Can GPP providers be a little clearer about commission?

Someone told me yesterday that he preferred ISAs to pensions because he knew what was going on with an ISA.

He’s not stupid, he’s financially literate but it turned out he knew nothing about annuities  and he asked that I blog a bit about what pension people think of as motherhood and apple pie but is total gobbledygook to everyone else.

Tomorrow I’ll write about annuities but today I’m thinking about transferring personal pensions. Whatever confusion he’s having with changes is mirrored

That’s because we’ve been asked by a number of companies to sort out their group personal pensions that have “gone wrong”.

The common thread with all the employers is that they employed advisers to set the GPPs up and those of advisers are no longer advising. Either they’ve gone out of business, or they’ve withdrawn from advising on GPPs or they simply do a rubbish job.

The trouble is, whether the advisers show up or not, the charges in the contracts the staff took out, remain unchanged. No performance related fees here!

Three questions are being asked

  1. What are staff paying for this advice?
  2. What does that mean in lost pension?
  3. What can we do about it?

To which the answers are typically

  1. Members are paying between o.25% and 0.5% per annum of their fund
  2. To make up for the impact of this charge a member would need to pay between 1 and 2% of salary extra into their pension
  3. Companies can do something about it but it’s not clear what’s best.

It’s that final point that is causing consternation. Most employers with GPPs know that two things are about to happen. The first is something about RDR about which there is a lot of noise but no understanding and the other is about Auto-Enrolment about which there is a lot of noise and very little certainty.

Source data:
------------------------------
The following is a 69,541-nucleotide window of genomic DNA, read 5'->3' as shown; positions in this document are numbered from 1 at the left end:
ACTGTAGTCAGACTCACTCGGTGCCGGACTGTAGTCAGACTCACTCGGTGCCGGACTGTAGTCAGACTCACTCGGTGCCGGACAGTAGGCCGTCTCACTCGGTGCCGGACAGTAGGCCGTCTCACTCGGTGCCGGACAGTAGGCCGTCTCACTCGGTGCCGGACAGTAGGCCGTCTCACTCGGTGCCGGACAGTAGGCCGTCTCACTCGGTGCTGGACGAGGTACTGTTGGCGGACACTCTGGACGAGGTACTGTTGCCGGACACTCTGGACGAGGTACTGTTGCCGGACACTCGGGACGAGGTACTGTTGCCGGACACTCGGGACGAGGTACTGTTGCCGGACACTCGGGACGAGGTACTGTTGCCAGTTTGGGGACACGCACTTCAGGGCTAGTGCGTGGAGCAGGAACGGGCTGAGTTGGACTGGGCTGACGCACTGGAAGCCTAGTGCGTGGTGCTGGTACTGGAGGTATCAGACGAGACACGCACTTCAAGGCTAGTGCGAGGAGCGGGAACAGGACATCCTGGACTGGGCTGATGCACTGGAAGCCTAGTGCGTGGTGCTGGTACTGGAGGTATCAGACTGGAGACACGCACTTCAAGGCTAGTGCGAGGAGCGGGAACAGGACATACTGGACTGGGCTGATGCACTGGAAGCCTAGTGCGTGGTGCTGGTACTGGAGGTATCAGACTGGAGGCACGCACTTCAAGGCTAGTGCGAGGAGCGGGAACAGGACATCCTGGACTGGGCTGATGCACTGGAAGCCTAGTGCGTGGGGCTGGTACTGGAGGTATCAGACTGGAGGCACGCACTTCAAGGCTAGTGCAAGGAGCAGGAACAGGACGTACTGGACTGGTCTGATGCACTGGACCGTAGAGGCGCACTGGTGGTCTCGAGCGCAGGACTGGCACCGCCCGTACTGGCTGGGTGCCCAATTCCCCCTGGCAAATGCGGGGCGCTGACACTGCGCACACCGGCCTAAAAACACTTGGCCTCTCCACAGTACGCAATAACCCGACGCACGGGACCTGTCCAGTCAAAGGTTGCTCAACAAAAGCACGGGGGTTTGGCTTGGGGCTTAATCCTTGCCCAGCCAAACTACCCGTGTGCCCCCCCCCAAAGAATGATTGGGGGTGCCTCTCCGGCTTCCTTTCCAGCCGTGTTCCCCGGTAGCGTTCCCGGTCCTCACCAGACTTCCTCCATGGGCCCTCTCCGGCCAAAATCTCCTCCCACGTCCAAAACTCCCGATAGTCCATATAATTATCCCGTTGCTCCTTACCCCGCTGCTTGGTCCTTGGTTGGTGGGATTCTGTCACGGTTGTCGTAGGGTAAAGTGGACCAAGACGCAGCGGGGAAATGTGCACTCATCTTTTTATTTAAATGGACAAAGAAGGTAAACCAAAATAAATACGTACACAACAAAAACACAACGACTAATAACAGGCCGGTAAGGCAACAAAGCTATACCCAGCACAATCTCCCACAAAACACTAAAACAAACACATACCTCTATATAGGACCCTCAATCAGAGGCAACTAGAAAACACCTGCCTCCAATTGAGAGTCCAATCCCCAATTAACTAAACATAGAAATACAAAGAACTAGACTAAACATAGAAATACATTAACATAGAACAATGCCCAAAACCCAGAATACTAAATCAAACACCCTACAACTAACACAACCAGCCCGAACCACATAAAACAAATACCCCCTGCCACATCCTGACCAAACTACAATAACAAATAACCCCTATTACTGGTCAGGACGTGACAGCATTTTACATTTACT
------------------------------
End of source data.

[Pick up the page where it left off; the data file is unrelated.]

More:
It would have been helpful for employers with GPP if the RDR and AE were happening at the same time but they’ve been moving apart like tectonic plates and they will now happen years apart.

So I’ll try to make things clearer and I’ll come back to what can be done to make things clearer at the end.

The RDR will mean that advisers charging commissions on GPPs they set up for employers will have to make it absolutely clear what they are being paid and get that agreed by the employer before setting up pensions for new members. Existing members will see no change in their charges.

Auto-enrolment will mean that advisers no longer have to sell members the idea of joining the pension plan as they will join automatically, they might have to sell them the idea of staying in the pension plan but that’s a lot easier.

A common complaint about GPP advisers is that they are only ever seen when there is someone new to enrol into the plan and they don’t provide ongoing advice – that’s what the employers that speak to us say anyway. Having sold GPPs myself, I know that the only thing I got paid for was enrolling people into the plan, I got a commission. This may account for the GPP adviser’s behaviour.

This is how the conversation goes…

So the adviser isn’t really an adviser, he’s a mutton dressed as lamb salesman,

 – but I think you knew that already or you wouldn’t be talking to me. And now that I’ve told you , Mr Employer, that all this selling is costing your members 1-2% of their pay you and now that fairly soon you won’t need any enrolling, you are asking me to get rid of these salesmen and the nasty commissions that are eating into your staff’s pensions? Well aren’t you?

Yes but you can’t tell me how and that’s what’s frustrating me.